Throwback Thursday: Kunisaki Peninsula

The day after I went to Kannawa for the first time (see last post), I went on a local bus tour with one of the ALTs here and her husband. Our tour location? The Kunisaki Peninsula, an area with numerous interesting sightseeing spots and landmarks.  It’s also pretty hard to get to some places without a car, so this is a useful way to see some sights that might normally be inaccessible if you can’t drive, like me.

The tour we took was the “Rokugo Manzan” tour (literally meaning “Six Towns, Full Mountain, as the region was originally divided into 6 areas, with Mount Futago in the centre). This tour focuses on various Shinto shrines and Buddhist temples in the area.

The first stop on our tour was Usa Jingu (Usa Shrine) which I posted some photos of in my New Year’s post. This shrine was built in the 8th century and is the head shrine of thousands of shrines across Japan dedicated to Hachiman – the god of archery and war. Usa Jingu’s main hall is a designated national treasure and is the first example of the Hachiman-zukuri style of shrine architecture, in which the shrine buildings consist of two halls with connected roofs to form one building.

As well as Hachiman (the deified form of Ojin Tenno – the 15th emperor of Japan), there are two other gods enshrined at Usa Jingu; Himegami – the consort of Emperor Ojin (normally a ‘himegami‘ is part of a pair with a male kami, or god, and the pair have matching names, but in this case, although they were a pair, the names don’t match), and Empress Jingu, the original 15th ruler of Japan, who became designated as a legendary figure and so was removed from the list of emperors. Empress Jingu was the mother of Emperor Ojin.

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After Usa Jingu, we went to Fukiji (Fuki Temple), the oldest wooden structure in the whole of Kyushu, with a main hall designated as a national treasure due to the large wooden statue of Amidha Buddha inside, and the scenes painted around the temple interior. Fukiji’s main hall is actually ranked as one of the top three halls in Japan dedicated to Amidha Buddha (we weren’t allowed to take photos inside though, unfortunately).

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Included as part of the tour was a lunch made to resemble dishes eaten by monks living at these temples, and as such contained no fish or meat, but even so was delicious.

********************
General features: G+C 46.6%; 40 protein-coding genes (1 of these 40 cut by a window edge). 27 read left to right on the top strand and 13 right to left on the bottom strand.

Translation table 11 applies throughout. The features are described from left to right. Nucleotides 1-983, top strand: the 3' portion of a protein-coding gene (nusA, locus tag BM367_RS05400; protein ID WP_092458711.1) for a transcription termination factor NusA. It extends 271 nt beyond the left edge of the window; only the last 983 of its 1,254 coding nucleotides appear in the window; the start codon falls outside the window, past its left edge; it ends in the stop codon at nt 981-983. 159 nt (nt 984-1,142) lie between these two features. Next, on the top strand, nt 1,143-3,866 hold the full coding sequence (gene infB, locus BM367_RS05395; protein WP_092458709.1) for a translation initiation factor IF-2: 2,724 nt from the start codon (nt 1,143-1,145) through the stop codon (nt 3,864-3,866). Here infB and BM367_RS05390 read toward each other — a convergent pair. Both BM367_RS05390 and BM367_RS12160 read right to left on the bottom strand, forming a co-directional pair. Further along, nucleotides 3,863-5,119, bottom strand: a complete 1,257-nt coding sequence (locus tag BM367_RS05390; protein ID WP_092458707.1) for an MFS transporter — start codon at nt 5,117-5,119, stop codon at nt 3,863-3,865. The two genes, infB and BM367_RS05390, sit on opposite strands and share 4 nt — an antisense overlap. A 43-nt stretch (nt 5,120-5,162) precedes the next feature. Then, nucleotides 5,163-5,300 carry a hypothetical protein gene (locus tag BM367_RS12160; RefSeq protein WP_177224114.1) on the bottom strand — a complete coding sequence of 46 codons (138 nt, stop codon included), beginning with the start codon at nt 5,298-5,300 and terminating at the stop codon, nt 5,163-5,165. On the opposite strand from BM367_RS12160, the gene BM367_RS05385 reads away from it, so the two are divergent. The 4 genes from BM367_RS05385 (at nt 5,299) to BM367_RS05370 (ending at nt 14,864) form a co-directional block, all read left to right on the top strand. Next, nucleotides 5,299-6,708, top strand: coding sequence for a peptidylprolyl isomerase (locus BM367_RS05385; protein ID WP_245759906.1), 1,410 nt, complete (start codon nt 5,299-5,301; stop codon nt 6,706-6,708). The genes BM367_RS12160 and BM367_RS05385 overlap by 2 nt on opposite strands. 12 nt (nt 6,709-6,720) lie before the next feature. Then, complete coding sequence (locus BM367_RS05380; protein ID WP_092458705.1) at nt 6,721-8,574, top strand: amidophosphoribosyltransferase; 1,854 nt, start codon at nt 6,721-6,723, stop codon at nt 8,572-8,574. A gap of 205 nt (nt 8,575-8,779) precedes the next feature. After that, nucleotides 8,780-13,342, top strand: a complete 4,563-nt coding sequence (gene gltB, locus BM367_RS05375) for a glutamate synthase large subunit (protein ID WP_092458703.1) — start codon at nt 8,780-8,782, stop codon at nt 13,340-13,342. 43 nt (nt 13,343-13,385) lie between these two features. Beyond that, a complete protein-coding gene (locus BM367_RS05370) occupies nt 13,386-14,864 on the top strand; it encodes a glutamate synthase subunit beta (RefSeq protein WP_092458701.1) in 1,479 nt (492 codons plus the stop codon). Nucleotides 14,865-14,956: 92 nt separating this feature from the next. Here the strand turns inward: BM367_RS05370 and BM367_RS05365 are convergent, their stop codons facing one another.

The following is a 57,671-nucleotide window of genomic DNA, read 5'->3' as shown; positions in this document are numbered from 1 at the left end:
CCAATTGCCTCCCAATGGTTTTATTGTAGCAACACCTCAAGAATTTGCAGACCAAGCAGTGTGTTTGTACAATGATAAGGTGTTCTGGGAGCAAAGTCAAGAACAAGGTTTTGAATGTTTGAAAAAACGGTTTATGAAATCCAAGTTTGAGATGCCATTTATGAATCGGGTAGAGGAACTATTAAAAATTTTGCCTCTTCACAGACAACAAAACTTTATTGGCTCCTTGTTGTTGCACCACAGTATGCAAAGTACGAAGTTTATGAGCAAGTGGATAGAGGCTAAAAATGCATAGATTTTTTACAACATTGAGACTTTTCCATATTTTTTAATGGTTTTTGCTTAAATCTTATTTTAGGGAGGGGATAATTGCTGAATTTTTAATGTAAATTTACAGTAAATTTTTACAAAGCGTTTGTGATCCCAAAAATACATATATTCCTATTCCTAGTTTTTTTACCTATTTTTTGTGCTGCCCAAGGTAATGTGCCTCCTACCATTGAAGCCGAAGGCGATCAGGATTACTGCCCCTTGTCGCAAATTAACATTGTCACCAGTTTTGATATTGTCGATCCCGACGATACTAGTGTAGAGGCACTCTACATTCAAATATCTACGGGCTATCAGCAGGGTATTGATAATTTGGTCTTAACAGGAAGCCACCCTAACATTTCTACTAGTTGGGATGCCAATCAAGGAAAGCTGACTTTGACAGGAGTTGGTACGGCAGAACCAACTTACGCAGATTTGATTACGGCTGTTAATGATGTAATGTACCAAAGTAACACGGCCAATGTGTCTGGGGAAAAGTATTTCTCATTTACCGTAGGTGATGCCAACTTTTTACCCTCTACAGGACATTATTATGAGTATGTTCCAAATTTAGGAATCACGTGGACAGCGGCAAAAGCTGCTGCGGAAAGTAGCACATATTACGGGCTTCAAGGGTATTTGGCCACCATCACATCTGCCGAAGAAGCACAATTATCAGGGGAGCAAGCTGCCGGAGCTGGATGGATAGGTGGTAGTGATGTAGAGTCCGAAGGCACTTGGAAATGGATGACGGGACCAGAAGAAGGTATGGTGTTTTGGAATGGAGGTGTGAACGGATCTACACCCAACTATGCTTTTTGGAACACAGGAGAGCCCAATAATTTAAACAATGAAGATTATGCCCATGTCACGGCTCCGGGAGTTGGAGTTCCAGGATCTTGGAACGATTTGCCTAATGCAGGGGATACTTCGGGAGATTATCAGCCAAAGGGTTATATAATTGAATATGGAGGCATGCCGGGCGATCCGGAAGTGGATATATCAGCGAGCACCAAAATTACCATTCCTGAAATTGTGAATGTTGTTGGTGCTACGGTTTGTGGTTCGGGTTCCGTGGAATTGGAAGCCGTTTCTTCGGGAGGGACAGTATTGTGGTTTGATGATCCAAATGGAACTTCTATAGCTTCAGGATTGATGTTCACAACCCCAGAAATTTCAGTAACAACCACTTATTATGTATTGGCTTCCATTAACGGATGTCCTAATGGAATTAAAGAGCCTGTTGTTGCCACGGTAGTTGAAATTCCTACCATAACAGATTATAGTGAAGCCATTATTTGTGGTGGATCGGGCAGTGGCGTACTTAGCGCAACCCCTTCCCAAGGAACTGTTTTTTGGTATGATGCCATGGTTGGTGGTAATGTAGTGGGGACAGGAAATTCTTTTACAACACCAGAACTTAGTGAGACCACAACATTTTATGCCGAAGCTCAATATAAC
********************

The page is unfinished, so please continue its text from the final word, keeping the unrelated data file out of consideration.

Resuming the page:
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Once we had eaten and gained energy for what was to come, the next part was the most arduous of the whole tour – climbing up to see the Kumano Magaibutsu – two particular Buddha images carved directly into the rock face. They weren’t easy to get to though, as to reach the point where they were, we had to climb not only many stairs, but also one part that could hardly be stairs at all as it was just rocks. There is a story behind this, however.

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Legend states that a red ogre once lived in that area, and over time developed an urge to taste the flesh of humans. The ogre approached a deity called Gongen and begged him to grant his wish. Gongen replied “if you can make 100 stone steps in one night, your wish might come true”, so the ogre began making the stone steps early the next morning. Just before midnight, Gongen became worried and went to check the ogre’s progress. Seeing  the ogre climbing the steps with a rock for the 100th and final step, Gongen decided to make the morning come earlier, and disguised himself as a rooster, then crowed to signal the dawn of the new day. The ogre was surprised by this and ran away still carrying the last rock, in fear of being killed by Gongen.

Once you climb these steps, however, you are greeted by the two Kumano Magaibutsu carved in the rock, one at least 8 metres tall – making it one of the largest rock wall carvings in Japan. On the left is a carving of Fudo Myo-o, possibly carved by a monk in training around the 12th century, and on the right a carving of Dainichi-Nyorai assumed to have been done by a professional between the 10th and 11th centuries. At the very top of the stairs there is also a shrine to Gongen, the deity mentioned in the stone steps legend.

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The last stop on our trip was Futagoji (Futago Temple), which, as the name suggests, is located near the peak of Mount Futago. This temple dates back about 1300 years and is surrounded by lush green forest. It has different halls dedicated to various deities, including the Gomado Hall dedicated to Fudo Myo-o, seen above, and the Okunoin Hall which enshrines Kannon Bodhisattva.

Overall this was a really interesting tour, and it was great to go to all these lesser known areas as they were nice and quiet due to their remoteness. I’d definitely recommend it~

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